A report from the US Geological Survey shows how the powerful 2016-2016 El Niño reshaped the California coast.
In this special, reader-funded series begun during the 2015-2016 "Godzilla" El Niño, Bay Nature goes beyond the media hyperbole to explore what this Pacific Ocean phenomenon means -- and doesn't -- for Northern California.
This series has been funded by donations from Bay Nature readers. Please help us by sharing our work, or donate today to support our mission to connect people to the natural world of the Bay Area.
Biologists found 19 live pelagic red crabs in Bodega Bay in January, a first.
What can we learn from last winter’s El Niño not behaving as expected?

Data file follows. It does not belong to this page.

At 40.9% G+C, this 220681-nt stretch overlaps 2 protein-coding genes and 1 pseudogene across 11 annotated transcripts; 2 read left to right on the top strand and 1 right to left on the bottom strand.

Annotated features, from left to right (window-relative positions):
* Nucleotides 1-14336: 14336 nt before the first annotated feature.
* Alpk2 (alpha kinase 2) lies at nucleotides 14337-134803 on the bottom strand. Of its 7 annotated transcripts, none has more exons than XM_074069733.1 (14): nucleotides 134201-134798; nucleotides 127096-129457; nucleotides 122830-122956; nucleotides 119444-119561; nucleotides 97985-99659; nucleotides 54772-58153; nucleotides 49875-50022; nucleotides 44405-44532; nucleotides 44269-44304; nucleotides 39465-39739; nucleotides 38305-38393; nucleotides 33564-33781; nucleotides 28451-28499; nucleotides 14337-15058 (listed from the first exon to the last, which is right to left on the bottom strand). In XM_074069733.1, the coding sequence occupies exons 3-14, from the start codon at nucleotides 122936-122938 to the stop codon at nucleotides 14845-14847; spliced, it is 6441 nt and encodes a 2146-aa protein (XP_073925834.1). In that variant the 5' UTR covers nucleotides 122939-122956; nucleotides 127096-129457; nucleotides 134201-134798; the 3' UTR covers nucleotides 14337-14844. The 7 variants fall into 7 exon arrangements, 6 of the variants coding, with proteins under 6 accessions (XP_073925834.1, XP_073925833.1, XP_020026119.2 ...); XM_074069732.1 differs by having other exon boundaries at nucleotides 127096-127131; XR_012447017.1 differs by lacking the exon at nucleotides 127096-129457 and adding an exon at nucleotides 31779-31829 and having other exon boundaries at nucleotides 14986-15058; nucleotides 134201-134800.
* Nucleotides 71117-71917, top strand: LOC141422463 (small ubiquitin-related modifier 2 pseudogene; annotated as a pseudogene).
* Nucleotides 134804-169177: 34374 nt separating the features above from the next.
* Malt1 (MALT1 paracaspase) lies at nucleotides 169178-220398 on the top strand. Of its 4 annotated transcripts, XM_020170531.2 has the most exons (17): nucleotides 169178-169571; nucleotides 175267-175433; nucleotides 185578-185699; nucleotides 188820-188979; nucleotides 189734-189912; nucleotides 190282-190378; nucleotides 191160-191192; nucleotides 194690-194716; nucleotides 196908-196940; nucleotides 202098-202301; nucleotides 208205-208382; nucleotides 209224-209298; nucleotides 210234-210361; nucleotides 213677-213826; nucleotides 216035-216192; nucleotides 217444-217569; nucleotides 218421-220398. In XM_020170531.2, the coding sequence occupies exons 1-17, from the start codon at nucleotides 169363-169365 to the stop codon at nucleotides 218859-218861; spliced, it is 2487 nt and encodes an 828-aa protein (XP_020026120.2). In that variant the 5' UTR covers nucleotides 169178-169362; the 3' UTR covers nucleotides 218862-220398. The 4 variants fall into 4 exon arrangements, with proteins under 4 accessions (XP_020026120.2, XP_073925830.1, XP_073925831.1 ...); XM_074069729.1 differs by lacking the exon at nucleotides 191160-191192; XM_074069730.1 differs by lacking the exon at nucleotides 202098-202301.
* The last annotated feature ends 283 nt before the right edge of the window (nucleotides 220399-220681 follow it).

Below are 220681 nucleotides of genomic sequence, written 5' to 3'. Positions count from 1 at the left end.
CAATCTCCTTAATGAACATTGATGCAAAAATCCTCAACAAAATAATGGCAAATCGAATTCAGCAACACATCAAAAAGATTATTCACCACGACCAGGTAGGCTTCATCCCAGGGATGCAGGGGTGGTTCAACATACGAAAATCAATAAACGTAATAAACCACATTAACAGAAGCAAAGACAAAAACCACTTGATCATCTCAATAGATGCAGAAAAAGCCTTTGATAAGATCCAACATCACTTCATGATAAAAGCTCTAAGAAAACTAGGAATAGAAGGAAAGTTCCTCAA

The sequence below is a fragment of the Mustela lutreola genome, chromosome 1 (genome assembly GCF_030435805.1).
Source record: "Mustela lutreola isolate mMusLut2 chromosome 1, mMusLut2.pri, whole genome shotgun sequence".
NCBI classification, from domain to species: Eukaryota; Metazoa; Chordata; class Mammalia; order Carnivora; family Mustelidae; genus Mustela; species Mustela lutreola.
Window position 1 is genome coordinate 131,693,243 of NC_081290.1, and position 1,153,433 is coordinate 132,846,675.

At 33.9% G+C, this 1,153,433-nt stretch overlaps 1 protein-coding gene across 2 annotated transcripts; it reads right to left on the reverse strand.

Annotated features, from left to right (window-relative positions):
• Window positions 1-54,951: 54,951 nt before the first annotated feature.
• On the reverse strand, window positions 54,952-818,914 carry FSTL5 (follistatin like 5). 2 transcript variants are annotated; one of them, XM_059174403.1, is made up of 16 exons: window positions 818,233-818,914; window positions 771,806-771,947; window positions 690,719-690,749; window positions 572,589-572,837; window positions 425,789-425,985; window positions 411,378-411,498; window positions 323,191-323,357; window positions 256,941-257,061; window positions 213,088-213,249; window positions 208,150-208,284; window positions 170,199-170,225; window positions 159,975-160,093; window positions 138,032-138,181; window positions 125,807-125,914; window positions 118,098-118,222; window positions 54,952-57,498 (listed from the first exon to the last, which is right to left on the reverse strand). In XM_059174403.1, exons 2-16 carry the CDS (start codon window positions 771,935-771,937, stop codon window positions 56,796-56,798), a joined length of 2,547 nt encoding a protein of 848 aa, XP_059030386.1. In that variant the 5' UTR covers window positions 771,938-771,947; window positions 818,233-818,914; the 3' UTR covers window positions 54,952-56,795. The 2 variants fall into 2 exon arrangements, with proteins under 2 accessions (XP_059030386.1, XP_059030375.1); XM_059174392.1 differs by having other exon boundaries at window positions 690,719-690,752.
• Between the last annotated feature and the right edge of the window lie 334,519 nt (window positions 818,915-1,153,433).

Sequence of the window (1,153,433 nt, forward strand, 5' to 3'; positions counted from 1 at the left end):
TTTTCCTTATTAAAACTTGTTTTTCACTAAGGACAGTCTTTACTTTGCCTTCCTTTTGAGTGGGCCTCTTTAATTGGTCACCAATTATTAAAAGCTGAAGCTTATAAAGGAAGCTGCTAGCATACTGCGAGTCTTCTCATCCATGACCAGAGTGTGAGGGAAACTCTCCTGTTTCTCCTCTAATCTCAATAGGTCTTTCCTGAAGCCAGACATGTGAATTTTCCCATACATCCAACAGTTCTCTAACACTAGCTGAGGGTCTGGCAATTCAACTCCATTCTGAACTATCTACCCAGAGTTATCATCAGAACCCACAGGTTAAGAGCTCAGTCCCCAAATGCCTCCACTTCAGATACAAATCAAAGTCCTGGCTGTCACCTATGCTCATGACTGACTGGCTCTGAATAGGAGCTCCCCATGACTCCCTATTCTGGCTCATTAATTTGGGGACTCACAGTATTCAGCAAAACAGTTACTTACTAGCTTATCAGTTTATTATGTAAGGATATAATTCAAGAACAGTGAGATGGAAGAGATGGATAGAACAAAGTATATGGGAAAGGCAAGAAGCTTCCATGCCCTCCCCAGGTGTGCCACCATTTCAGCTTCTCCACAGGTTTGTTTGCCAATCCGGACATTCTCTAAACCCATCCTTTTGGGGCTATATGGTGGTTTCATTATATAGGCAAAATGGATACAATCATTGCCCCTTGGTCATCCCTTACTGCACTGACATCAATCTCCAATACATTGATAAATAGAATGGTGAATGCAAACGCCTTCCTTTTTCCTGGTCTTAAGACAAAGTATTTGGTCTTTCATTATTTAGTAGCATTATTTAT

A small research team sets out in the search for a potential ocean killer. But in this unusual year, nature is not cooperating with her interrogators.
The focus on 2015’s record heat conceals a larger truth: cool years are increasingly unlikely.
The forecast for rain for 2015-2016 followed El Niño convention. But the pattern broke the rules.
Scientists still aren’t sure what to make of what’s happened in the Pacific Ocean this year.
Marine ecologists have long been alarmed at the potentially dangerous summertime growth of the single-celled algae Pseudo-nitzschia — but there are still significant blind spots in our knowledge and research funding has been scarce.
The forecaster mood and message is upbeat these days, with less hedging and more agreement that, yes, this El Niño winter could be a wet one.
The explanation for El Niño has been revealed only slowly, piece by piece over a century, as dedicated researchers in far-flung locations searched for explanations for the droughts and deluges they witnessed.